there for the victim than the criminal who doesn’t know how to read."

Her husband concurs. "The link between illiteracy and crime is an

important societal issue that no one wants to address. Our film first

aired on Cinemax Reel Life on September 24, 2002. When we went to do

the publicity and press, very few writers wanted to touch the subject.

It was very chilling to see that there was no sympathy for that

population." He points out that it’s a very conservative time in the

state and federal prison system, when less than one percent of state

and federal prison budgets is used for prisoner education. "And yet

this is while every study shows that education is the best way to

rehabilitate, the best way to prevent recidivism."

"Learning to read is a basic human right," says Susan. "It borders on

criminal behavior on the part of society to deny that right to some,

and that’s why we believe it’s a human rights violation. Prisons don’t

put effort into rehabilitation. None of that prison time has been used

productively to prepare the inmates for real life."

There were some difficult logistics in making the film, and one of the

first hurdles was winning the trust of the inmates. The Raymonds spent

over a year making the film. Their shooting ratio was 100 to 1, which

means that of every 100 frames of film shot, 99 landed on the cutting

room floor. They started with a tacit understanding that not everybody

had to be in the film. "The prisoners were guarded and distrustful,"

says Susan. "Part of it was because they’d already had a whole group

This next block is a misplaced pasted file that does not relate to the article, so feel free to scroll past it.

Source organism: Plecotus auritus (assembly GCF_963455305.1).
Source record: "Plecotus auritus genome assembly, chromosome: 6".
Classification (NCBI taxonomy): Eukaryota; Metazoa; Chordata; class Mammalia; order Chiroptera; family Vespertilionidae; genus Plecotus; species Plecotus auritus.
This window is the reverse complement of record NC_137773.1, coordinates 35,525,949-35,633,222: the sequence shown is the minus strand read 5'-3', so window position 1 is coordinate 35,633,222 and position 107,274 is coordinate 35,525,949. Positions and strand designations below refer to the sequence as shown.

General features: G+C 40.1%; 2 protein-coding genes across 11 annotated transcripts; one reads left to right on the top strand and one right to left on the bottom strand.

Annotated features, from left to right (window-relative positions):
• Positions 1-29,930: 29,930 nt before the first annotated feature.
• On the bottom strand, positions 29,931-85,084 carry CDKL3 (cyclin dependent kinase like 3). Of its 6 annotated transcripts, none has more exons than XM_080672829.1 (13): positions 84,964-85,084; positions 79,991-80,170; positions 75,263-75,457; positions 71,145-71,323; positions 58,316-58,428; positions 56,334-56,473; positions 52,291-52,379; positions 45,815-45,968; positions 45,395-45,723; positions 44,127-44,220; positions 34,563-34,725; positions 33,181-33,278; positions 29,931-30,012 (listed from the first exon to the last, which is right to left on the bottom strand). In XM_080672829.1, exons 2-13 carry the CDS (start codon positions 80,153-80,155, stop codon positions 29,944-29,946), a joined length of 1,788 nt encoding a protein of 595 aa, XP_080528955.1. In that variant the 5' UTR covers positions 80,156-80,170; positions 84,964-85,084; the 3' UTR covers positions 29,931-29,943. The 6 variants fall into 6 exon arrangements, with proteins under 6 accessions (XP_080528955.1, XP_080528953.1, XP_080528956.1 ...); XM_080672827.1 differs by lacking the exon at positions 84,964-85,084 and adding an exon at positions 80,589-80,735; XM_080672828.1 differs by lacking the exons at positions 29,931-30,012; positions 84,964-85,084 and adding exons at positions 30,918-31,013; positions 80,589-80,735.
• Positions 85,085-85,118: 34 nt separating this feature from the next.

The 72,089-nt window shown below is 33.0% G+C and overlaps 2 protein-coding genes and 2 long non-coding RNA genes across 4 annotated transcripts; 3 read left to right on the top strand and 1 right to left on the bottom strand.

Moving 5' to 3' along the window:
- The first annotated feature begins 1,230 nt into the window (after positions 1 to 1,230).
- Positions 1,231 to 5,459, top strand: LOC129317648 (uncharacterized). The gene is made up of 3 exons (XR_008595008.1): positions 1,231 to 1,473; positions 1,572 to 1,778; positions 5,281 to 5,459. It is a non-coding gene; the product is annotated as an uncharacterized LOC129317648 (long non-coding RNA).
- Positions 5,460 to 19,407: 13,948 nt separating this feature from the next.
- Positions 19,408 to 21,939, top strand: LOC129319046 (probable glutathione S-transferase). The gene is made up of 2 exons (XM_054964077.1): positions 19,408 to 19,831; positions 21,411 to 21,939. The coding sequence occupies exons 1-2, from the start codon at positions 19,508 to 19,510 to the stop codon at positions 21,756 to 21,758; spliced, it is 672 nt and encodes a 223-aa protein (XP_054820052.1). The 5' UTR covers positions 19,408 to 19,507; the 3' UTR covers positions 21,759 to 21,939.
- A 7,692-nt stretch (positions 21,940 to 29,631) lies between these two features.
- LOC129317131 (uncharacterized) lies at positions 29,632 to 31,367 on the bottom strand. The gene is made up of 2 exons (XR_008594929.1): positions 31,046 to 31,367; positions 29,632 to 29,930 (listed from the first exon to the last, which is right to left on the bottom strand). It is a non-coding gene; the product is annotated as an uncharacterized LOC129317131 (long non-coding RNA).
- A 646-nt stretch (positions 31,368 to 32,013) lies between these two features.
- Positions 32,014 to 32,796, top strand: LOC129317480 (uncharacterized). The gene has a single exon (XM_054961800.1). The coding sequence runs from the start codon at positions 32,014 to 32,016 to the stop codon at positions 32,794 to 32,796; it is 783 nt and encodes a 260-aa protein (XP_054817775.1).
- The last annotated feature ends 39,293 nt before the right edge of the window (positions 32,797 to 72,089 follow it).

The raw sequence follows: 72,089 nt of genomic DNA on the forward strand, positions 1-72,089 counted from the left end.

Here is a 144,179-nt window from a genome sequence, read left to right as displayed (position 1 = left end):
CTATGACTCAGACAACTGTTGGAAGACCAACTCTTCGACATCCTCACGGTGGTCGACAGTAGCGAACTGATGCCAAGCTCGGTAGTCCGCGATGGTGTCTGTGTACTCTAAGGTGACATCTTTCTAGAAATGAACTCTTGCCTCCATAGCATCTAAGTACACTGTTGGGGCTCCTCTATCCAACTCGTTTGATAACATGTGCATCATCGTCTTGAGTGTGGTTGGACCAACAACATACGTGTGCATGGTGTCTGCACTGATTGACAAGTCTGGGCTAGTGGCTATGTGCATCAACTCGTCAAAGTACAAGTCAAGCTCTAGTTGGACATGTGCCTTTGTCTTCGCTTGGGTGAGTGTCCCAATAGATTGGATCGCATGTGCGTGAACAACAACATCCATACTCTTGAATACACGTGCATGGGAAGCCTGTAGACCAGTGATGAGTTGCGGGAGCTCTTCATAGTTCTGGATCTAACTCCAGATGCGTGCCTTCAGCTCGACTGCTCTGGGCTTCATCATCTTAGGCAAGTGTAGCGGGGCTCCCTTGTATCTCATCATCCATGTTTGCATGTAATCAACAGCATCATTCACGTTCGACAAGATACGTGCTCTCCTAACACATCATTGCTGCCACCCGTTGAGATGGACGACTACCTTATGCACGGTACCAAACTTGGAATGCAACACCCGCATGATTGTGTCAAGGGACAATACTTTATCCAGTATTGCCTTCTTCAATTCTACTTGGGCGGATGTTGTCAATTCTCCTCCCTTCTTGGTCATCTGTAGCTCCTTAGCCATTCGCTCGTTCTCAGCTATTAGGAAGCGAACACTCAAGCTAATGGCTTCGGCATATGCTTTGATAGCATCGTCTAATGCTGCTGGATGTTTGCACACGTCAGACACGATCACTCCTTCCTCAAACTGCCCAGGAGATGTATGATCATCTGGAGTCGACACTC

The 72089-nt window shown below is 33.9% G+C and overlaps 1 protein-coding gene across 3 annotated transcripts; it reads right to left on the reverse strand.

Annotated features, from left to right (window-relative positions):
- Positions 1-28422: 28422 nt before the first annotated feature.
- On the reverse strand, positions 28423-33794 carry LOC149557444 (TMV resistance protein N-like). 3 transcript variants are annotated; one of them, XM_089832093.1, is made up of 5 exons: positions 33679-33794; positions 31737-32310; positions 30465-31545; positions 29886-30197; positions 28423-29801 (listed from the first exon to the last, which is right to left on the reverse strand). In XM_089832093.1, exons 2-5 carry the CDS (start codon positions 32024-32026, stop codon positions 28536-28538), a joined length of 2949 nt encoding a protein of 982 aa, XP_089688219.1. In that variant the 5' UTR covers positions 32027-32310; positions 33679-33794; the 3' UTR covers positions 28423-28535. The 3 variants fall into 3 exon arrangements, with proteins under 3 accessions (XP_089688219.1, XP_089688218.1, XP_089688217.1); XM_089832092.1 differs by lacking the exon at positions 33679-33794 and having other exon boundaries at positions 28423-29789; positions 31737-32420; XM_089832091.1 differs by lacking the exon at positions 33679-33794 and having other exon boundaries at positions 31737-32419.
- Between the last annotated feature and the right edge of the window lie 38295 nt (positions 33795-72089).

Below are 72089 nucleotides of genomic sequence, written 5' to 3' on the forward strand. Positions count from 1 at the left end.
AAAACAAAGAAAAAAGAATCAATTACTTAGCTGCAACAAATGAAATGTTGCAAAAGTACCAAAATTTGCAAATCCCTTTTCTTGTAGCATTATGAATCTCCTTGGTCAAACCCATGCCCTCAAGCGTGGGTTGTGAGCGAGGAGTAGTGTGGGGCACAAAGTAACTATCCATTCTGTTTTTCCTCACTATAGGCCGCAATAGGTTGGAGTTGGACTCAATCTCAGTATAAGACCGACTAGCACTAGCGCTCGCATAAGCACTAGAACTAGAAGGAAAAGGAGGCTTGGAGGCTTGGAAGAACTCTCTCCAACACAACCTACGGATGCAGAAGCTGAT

of people not giving them a fair shake. Lawyers, courtrooms, they’d

already had enough of that. The other part of it was that their pride

was on the line. They had to go to public and say they couldn’t read.

That was a big moment for them. It took patience and perseverance to

get them to come forward, and they did, but it was tricky."

Alan says the prisoners were willing to relinquish their trust when

they realized the Raymonds were in it for the long haul and were

willing to invest their time and goodwill. "They understood that we

weren’t just coming in for the nightly news. We were going to hang

around long enough to show their progress."

The challenge was to show the process of someone learning over a long

period of time, not easily captured in video form. Sammi, the tutor,

is serving time for murder. The Raymonds were lucky to be at the

prison on the first night he met with another inmate, Nathaniel, 37, a

convicted murderer, to begin the process of learning how to read.

(Nathaniel was held back in the second grade five times.) Since

Nathaniel has learned how to read, his case has been appealed on the

basis that his confession was inadmissible partly because of his

illiteracy. He has been moved to the Camden Courthouse Jail, and he is

supposed to be getting a new trial. "When you go to court and you

can’t read, the lawyer can tell you anything," says another inmate,

Kevin.

Susan reveals that another one of their challenges in shooting the

film was the attitude of the corrections officers. "It made us

unpopular when they saw that we were connecting with the inmates. They

would try to frustrate us, little things like delays in getting us

into the prison." That attitude, says the couple, is a small

reflection of a systemic distaste for the subject of prisoners’ rights